Andy: An Interactive Museum Guide
A New Experience For An Age Old Space
Service Design / Interaction Design - Individual work completed in the course Environments Studio I.
ANDY is an earpiece and projection-based system that communicates information about art pieces to museum visitors. It was designed to address inadequate gallery labels for a project aimed at improving the museum going experience.
Many individuals are attracted to the idea of going to museums, but few actually attend them regularly. This is because there is currently a disconnect between the potential knowledge that could be gained from visiting a museum and what actually ends up being acquired.
This is primarily a communication issue. Individuals have difficulty accessing the information that they need to fully appreciate and enjoy the exhibits. The current model for doing this relies almost entirely on item labels located beside artwork. Although this system has its benefits, it also comes with a host of problems.
Improve method of communicating information: Help users to absorb the information in a way that complements the activity of viewing artwork instead of competing with it. Users should not feel as if they have to divide their attention between a piece of art and the information about it.
Vary the quantity of information offered: Parse the information into manageable quantities and allow users to self select what they would like to learn.
An earpiece-based audio system that communicates information about art pieces to museum visitors. To create an engaging and customizable experience, it also receives user input from interactions within the gallery environment through a series of sensors and projectors.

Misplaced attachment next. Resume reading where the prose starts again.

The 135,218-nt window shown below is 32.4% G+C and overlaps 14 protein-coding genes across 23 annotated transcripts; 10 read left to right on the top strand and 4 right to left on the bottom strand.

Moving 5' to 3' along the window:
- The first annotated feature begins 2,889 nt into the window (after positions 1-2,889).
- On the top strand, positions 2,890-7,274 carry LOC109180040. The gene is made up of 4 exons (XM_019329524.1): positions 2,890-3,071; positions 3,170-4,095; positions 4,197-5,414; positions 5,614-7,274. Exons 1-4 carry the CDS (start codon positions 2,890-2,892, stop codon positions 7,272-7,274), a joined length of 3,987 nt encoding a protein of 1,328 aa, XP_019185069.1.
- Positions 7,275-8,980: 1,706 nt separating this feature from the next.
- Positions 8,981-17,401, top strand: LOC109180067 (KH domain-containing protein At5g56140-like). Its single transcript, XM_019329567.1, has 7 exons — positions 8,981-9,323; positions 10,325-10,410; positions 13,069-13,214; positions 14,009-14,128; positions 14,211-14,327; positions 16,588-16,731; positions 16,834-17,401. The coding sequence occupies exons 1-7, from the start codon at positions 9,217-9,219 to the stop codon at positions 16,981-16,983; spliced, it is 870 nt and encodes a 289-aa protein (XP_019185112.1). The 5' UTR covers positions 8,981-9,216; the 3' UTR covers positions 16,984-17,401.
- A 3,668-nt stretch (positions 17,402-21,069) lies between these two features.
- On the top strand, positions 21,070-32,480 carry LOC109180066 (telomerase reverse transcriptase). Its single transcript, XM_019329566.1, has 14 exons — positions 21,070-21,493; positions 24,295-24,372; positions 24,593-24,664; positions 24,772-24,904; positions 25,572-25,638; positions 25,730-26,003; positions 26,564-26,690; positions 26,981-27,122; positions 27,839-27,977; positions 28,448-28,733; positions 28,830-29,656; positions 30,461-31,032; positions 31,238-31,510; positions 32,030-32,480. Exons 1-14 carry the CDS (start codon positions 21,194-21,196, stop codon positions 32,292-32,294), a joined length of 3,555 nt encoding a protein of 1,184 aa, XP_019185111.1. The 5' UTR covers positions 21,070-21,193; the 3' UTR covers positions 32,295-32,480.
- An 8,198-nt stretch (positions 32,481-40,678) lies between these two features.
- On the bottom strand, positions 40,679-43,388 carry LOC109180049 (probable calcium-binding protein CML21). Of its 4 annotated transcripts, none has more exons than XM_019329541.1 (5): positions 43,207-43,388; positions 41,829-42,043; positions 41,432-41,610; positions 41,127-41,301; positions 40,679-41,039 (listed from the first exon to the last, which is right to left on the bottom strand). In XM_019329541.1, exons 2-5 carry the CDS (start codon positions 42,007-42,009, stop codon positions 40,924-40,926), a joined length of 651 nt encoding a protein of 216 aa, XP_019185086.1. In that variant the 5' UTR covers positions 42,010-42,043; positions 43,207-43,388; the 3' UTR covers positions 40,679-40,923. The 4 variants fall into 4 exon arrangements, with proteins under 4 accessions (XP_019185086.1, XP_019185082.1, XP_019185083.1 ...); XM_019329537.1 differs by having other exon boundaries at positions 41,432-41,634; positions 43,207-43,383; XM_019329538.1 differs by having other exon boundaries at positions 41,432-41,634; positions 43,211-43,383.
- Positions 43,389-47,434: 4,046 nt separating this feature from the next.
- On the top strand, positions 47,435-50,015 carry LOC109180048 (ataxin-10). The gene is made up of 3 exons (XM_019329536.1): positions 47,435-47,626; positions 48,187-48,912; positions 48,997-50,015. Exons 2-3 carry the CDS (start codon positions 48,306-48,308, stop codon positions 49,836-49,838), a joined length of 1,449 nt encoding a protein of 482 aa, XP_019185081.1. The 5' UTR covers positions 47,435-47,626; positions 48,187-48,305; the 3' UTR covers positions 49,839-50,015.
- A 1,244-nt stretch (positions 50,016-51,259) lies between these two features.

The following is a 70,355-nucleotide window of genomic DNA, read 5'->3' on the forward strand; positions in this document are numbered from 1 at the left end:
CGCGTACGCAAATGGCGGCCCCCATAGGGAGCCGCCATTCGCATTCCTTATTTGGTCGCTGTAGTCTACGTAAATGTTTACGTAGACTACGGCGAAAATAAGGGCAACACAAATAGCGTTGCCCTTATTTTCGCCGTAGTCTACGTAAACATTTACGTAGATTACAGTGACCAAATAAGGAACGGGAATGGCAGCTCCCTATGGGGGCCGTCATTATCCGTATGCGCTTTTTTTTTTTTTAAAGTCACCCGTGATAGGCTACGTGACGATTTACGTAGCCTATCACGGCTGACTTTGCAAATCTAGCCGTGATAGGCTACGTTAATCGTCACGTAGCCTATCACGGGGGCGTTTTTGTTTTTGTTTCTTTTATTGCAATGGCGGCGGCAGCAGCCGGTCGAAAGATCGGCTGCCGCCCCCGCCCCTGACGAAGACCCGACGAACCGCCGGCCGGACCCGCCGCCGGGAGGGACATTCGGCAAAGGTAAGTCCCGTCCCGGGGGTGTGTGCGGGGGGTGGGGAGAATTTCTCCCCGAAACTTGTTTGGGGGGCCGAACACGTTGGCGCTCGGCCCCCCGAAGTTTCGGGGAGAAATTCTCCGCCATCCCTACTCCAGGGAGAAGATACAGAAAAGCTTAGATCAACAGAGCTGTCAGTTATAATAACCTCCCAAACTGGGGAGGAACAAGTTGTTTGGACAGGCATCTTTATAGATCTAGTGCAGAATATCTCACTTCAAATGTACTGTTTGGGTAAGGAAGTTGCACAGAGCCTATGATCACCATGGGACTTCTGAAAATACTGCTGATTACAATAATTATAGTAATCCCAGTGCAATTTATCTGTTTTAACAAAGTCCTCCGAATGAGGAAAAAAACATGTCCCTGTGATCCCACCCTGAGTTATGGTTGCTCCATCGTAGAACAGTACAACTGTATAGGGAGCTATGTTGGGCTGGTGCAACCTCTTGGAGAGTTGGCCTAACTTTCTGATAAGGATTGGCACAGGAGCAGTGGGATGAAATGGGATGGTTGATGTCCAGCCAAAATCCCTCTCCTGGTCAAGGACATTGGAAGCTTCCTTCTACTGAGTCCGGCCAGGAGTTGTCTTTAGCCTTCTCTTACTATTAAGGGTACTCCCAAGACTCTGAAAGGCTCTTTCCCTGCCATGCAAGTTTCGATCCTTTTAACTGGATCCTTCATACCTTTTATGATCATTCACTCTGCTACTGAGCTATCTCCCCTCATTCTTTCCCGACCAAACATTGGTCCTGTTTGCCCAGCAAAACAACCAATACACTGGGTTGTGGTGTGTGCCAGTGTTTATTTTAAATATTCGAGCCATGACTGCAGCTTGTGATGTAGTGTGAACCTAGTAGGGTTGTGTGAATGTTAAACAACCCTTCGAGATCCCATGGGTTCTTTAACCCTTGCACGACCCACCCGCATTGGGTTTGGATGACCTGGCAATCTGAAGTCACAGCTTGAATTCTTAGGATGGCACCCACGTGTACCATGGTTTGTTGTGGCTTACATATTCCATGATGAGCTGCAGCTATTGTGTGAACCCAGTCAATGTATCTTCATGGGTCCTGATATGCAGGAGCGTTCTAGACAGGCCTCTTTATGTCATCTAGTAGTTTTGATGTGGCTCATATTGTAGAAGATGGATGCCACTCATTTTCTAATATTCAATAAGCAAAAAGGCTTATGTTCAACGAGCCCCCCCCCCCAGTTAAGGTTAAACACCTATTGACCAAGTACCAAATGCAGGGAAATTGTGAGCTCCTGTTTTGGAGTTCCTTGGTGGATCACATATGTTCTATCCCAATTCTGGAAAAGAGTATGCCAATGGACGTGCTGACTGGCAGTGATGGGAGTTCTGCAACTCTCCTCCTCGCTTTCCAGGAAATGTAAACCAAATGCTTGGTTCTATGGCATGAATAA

Earpieces would be distributed at the entrance of the museum and the entryways of galleries. To unlock an earpiece, a user would scan the bar code on his or her ticket. The dispensers would keep track of each barcode and only allow a user to take out one earpiece at a time.
Interaction Within Gallery Space
If a user gains interest in a particular piece he or she would approach the piece, passing over a threshold that activates a projector.
Some of the technology mentioned below, particularly concering the earpiece, has either recently been invented or will exist within the next few years. Sensors that are able to recognize hand motions are currently used in the Microsoft Hololens. In addition, companies such as Apple, Google, and Microsoft are currently exploring indoor positioning systems.
This concept is a product of a two week long project aimed at improving the museum going experience. Due to logistics and scope, we focused on Pittsburgh's Carnegie Museum of Art (CMOA). Most of this time was spent visiting the space itself, speaking to visitors, and iterating upon my idea.
Maayan Albert © 2019 | email@example.com